Tinkerers will now have an easier time modifying and repairing electronic devices.
On Thursday, the US Copyright Office made some big changes to the legal exemptions of the Digital Millennium Copyright Act (DMCA). The changes will enable the repair community to legally fix, hack or modify people's electronic devices. The new rules go into effect Sunday.
The Library of Congress is tasked with reviewing the DMCA every three years. The law was originally written to protect the movie industry from piracy. During the review process, the library spells out explicit exemptions, and this year it made several new exemptions to Section 1201.
According to the Electronic Frontier Foundation, Section 1201 made it illegal "to circumvent the computer code that prevents copying or modifying in most software-controlled products -- which nowadays includes everything from refrigerators and baby monitors to tractors and smart speakers." Some companies use copyrighted software or so-called digital locks to prevent consumers or independent repair people from making changes to devices.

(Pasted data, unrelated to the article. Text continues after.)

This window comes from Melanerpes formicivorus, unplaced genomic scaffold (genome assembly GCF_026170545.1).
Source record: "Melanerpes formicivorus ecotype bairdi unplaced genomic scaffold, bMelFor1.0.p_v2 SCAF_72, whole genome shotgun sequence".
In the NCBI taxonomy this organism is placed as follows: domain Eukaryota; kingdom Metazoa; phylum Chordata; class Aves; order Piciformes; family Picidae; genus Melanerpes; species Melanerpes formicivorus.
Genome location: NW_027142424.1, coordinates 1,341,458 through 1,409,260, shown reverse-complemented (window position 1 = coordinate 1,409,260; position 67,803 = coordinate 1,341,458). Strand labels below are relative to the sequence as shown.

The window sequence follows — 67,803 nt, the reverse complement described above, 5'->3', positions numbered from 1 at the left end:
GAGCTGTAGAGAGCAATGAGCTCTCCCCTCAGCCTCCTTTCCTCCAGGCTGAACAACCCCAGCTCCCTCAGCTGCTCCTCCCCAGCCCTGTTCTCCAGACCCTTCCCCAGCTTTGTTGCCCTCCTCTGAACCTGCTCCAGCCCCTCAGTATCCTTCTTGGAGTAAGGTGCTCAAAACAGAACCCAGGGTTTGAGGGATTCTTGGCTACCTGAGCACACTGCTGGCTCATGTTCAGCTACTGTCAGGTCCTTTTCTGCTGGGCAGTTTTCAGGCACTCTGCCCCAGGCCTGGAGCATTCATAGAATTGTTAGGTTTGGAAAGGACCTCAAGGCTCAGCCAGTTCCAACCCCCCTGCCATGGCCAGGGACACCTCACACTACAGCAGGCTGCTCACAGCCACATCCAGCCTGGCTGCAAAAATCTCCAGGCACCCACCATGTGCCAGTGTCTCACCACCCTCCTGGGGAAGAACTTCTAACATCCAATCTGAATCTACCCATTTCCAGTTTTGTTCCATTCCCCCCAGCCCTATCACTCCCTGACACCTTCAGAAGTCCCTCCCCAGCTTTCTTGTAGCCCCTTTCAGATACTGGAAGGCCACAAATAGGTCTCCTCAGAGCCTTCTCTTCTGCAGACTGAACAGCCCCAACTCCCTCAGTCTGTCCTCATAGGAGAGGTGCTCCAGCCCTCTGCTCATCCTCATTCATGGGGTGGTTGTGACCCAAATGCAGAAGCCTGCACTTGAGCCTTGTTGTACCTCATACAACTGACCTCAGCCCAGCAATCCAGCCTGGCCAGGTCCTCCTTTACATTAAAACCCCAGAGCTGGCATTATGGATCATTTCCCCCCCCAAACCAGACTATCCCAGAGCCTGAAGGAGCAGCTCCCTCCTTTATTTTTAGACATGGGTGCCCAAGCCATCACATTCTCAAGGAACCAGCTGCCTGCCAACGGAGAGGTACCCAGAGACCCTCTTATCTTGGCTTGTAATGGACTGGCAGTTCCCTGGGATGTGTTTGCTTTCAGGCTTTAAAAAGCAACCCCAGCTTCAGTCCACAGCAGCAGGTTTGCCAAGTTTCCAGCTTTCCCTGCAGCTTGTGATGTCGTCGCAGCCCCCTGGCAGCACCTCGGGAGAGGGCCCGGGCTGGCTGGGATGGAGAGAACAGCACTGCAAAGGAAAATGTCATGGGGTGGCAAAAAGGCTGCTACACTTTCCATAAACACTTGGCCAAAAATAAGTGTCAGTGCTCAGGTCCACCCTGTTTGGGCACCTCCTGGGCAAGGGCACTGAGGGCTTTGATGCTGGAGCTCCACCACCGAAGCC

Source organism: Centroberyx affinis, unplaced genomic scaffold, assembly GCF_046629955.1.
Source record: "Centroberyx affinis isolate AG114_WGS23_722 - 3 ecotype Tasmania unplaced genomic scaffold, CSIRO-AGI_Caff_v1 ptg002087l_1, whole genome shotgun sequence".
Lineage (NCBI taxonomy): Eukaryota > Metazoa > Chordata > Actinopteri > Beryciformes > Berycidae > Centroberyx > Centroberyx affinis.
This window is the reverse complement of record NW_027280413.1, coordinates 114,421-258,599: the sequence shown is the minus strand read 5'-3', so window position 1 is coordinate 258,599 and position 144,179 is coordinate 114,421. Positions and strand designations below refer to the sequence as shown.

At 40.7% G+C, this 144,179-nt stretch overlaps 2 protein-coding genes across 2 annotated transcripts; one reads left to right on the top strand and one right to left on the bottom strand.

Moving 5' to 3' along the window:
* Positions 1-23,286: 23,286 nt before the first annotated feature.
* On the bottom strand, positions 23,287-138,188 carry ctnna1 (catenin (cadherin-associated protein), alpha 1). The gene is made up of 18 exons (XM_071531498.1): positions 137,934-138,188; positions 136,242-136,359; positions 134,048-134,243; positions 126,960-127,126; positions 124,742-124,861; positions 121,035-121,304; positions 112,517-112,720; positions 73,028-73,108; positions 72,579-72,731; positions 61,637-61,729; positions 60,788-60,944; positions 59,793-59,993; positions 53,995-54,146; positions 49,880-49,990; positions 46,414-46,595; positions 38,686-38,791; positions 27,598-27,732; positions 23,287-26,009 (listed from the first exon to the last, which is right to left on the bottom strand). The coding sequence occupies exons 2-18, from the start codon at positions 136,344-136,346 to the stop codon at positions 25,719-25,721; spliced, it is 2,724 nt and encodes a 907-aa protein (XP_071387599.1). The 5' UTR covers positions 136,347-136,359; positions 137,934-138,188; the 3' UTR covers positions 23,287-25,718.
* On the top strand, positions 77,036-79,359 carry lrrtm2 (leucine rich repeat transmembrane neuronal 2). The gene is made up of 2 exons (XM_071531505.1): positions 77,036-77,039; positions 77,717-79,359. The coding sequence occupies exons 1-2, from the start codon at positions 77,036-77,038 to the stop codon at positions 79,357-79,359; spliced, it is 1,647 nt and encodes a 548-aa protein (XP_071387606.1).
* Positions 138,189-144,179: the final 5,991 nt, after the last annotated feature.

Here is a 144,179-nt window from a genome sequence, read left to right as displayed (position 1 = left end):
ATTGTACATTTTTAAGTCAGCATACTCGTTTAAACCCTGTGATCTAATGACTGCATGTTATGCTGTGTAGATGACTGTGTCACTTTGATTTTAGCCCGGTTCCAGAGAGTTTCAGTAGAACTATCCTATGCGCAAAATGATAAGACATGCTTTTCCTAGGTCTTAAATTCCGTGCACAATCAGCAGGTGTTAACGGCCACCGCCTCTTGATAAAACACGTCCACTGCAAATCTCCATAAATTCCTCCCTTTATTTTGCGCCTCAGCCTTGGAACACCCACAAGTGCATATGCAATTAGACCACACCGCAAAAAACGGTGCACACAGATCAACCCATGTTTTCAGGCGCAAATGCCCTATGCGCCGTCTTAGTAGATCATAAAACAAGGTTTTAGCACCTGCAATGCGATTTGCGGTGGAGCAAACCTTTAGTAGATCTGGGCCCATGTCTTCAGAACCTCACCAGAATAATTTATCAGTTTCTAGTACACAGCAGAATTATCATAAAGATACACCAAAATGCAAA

You can jailbreak voice assistant devices, such as Alexa-enabled gadgets.
You can unlock new phones, not just used ones. Recyclers sometimes get unopened phones.
It's now legal to repair pretty much any kind of home device, such as smartphones, home appliances and home systems.
You can modify software on motorized land vehicles, like tractors.
Third-parties can repair devices on behalf of the owner.
This is good news for tinkerers, but some petitions weren't granted, according to Wiens. You still can't repair game consoles, such as the PS4 and Xbox One, on your own. Products that don't fall under smartphones, home appliances or home systems, like boats and airplanes, also can't legally be repaired by owners or third-parties.
"With those few exceptions, the Copyright Office went as far as they could in granting access to the repair community. There are still significant limits, though, that will need to be addressed by Congress," wrote Wiens. For example, "now that circumvention is required to perform repairs, and most repairs benefit from tools, we need to open up a market for developing and selling those tools."
The Copyright Office didn't immediately respond to a request for comment.